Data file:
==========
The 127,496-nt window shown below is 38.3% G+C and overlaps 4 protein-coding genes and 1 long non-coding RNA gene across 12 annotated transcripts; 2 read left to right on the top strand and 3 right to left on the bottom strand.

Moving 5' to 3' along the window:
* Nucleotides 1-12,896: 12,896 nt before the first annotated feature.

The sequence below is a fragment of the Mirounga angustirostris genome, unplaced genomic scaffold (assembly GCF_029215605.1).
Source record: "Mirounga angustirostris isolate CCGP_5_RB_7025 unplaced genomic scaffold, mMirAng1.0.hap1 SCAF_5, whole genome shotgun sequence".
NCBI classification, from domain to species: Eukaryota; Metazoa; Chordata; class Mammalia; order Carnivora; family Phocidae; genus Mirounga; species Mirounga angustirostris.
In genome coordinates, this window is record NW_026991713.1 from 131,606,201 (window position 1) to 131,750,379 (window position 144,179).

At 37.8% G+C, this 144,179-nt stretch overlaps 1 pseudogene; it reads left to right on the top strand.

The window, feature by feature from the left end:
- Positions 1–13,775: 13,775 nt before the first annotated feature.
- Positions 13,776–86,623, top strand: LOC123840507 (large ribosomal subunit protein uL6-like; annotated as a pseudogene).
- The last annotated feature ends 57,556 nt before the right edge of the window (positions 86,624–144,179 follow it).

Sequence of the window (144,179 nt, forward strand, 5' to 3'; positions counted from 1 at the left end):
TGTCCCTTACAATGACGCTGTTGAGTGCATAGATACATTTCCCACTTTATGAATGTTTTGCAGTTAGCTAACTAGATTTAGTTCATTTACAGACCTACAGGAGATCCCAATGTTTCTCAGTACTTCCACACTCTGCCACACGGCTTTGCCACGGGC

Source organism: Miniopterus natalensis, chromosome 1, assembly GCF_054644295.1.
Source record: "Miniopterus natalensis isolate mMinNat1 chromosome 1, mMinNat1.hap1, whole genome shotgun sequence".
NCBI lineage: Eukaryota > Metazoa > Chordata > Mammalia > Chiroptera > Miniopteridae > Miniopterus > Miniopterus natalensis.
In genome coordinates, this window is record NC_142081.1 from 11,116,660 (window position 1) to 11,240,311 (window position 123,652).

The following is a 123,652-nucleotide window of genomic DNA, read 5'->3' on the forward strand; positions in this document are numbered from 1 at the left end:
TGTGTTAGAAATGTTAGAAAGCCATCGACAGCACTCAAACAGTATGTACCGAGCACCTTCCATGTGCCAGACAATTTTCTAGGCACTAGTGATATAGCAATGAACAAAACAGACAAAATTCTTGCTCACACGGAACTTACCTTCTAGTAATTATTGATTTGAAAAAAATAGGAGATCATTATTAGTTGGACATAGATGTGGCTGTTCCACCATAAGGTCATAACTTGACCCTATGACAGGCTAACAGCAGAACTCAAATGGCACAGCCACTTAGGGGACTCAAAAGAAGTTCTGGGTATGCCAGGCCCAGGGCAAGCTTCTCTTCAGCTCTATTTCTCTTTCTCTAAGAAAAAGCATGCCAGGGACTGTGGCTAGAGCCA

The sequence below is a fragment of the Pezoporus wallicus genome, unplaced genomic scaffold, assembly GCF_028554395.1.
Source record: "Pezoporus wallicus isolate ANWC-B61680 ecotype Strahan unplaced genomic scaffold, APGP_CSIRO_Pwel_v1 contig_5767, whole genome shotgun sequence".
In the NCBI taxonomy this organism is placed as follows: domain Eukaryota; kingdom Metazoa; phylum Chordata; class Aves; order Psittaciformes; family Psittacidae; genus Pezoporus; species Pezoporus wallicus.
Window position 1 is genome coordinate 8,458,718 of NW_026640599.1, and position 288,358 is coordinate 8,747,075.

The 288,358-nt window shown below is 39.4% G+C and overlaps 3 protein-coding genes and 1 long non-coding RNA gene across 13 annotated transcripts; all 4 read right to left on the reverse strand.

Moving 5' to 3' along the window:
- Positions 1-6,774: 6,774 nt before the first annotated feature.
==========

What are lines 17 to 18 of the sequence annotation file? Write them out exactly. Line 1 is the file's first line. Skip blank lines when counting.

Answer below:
NCBI lineage: Eukaryota > Metazoa > Chordata > Mammalia > Chiroptera > Miniopteridae > Miniopterus > Miniopterus natalensis.
In genome coordinates, this window is record NC_142081.1 from 11,116,660 (window position 1) to 11,240,311 (window position 123,652).